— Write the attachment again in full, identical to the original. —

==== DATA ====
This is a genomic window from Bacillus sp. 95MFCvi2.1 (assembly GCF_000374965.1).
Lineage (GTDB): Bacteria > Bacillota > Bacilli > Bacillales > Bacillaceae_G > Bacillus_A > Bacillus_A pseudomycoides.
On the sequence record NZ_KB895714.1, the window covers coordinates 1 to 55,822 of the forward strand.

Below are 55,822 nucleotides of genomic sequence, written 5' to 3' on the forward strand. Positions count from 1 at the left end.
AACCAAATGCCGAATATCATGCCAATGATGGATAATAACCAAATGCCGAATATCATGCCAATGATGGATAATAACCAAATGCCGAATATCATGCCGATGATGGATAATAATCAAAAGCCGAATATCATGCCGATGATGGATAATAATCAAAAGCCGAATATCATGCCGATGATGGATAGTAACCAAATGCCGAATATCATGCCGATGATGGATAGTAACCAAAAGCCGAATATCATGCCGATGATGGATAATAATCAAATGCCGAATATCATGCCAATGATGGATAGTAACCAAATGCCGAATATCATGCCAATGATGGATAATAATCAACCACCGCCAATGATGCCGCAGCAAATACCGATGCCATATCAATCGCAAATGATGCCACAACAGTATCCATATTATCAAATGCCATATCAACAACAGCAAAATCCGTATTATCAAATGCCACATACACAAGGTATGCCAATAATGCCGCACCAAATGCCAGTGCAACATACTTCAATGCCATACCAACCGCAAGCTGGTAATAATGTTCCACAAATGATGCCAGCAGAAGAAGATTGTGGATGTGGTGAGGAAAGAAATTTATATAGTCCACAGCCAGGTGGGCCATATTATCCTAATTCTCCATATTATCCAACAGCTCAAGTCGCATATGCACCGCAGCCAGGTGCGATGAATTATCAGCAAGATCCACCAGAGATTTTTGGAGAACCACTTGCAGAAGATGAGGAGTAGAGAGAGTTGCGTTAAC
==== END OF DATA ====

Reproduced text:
This is a genomic window from Bacillus sp. 95MFCvi2.1 (assembly GCF_000374965.1).
Lineage (GTDB): Bacteria > Bacillota > Bacilli > Bacillales > Bacillaceae_G > Bacillus_A > Bacillus_A pseudomycoides.
On the sequence record NZ_KB895714.1, the window covers coordinates 1 to 55,822 of the forward strand.

Below are 55,822 nucleotides of genomic sequence, written 5' to 3' on the forward strand. Positions count from 1 at the left end.
AACCAAATGCCGAATATCATGCCAATGATGGATAATAACCAAATGCCGAATATCATGCCAATGATGGATAATAACCAAATGCCGAATATCATGCCGATGATGGATAATAATCAAAAGCCGAATATCATGCCGATGATGGATAATAATCAAAAGCCGAATATCATGCCGATGATGGATAGTAACCAAATGCCGAATATCATGCCGATGATGGATAGTAACCAAAAGCCGAATATCATGCCGATGATGGATAATAATCAAATGCCGAATATCATGCCAATGATGGATAGTAACCAAATGCCGAATATCATGCCAATGATGGATAATAATCAACCACCGCCAATGATGCCGCAGCAAATACCGATGCCATATCAATCGCAAATGATGCCACAACAGTATCCATATTATCAAATGCCATATCAACAACAGCAAAATCCGTATTATCAAATGCCACATACACAAGGTATGCCAATAATGCCGCACCAAATGCCAGTGCAACATACTTCAATGCCATACCAACCGCAAGCTGGTAATAATGTTCCACAAATGATGCCAGCAGAAGAAGATTGTGGATGTGGTGAGGAAAGAAATTTATATAGTCCACAGCCAGGTGGGCCATATTATCCTAATTCTCCATATTATCCAACAGCTCAAGTCGCATATGCACCGCAGCCAGGTGCGATGAATTATCAGCAAGATCCACCAGAGATTTTTGGAGAACCACTTGCAGAAGATGAGGAGTAGAGAGAGTTGCGTTAAC